Nobuo Sekine at the DMA

Phase of Nothingness -- Water, 1969/2005, courtesy Blum and Poe Gallery

In a little carved out space of the Hoffman Galleries at the DMA, there are three pieces by Japanese artist Nobuo Sekine, founder of the Mono-ha Movement (mono-ha translates to “school of things”) that are wonderful, on view through September 2. I had heard that the Rachofskys were amassing work by post-war Japanese artists, and here’s a bit of it, recently purchased by The Rachofsky Collection and the Dallas Museum of Art through the DMA/amfAR Benefit Auction Fund.

The three pieces on view by Sekine, as with all Mono-Ha work, focus on the alteration of one material by another, or the effect of two opposing forces on one another. The two immense, black steel vessels, Phase of Nothingness — Water, are full to the brim, almost imperceptibly, with water. In the gallery, the surface of the water acts like a mirror, playing back the ceiling and the faces of viewers, and collecting the tiny bits of dust, skin and detritus that float through the air without our knowing. Though the shapes of the vessels are different, each have the same volume, therefore holding the same amount of water.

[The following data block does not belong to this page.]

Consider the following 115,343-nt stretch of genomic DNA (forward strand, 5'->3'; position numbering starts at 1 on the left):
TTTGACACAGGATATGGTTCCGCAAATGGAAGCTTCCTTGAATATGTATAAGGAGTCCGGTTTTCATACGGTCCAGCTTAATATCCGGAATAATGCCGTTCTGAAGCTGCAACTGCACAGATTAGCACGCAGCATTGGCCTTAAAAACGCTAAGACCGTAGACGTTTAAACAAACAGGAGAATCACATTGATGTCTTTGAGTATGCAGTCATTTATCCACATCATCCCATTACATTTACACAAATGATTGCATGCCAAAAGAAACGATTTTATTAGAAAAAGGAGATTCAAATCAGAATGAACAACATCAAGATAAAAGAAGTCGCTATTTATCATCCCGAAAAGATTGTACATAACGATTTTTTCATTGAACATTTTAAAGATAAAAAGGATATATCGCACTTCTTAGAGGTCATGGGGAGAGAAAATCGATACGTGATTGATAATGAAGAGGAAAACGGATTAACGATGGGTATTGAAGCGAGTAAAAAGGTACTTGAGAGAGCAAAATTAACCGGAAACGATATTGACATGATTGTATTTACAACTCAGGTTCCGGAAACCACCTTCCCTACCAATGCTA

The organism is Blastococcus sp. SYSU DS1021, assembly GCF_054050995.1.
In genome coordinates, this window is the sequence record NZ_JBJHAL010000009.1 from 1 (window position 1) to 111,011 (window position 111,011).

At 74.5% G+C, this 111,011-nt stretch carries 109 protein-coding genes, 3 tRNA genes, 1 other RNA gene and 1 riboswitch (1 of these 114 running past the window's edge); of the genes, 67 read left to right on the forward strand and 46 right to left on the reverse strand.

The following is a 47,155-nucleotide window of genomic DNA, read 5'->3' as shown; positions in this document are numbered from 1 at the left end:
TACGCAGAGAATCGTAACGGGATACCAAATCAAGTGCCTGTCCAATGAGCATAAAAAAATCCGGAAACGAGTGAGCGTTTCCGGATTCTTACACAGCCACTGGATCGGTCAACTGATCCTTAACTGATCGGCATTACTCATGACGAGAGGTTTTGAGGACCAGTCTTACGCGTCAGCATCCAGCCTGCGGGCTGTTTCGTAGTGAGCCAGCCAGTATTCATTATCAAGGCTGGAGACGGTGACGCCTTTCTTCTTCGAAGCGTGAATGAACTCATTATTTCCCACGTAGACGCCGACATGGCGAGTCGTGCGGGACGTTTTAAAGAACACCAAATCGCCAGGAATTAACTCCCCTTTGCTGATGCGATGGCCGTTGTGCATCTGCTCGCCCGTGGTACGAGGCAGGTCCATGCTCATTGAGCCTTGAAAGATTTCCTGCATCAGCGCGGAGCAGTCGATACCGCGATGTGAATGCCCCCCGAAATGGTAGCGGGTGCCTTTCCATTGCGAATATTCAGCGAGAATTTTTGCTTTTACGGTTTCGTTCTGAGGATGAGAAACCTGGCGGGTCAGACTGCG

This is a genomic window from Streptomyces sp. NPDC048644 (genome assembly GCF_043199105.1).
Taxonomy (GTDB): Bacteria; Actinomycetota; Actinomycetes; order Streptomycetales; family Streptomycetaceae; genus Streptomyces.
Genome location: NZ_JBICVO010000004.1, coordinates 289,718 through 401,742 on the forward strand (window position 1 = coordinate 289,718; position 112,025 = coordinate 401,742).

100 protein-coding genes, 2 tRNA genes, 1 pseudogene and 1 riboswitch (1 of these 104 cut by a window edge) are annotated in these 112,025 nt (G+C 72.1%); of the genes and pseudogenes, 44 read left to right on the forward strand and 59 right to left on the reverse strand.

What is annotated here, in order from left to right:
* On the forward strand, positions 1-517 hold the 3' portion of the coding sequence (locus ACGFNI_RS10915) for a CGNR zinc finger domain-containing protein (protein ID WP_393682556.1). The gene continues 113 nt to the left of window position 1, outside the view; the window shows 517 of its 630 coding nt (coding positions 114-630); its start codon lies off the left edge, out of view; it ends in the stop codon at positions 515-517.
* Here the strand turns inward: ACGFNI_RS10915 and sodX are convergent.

The piece Phase of Nothingness — Cloth and Stone, is just a knock out. I’ll say nothing about it because it’s about Everything. I’ll just let it do its work (and make you cry).

The other piece in the gallery, a steel and lacquer piece called Phase No. 10, 1968, is a optical twist of color and metal that is a counterweight to the serene organic simplicity in the other two pieces. It feels current and classic, too.

Seeing work like this is so refreshing, perhaps because it’s so essential, as in about the the essence of things. It’s clarifying and centering and I’m grateful to see it.

 

Phase No. 10, 1968

also by Lucia Simek

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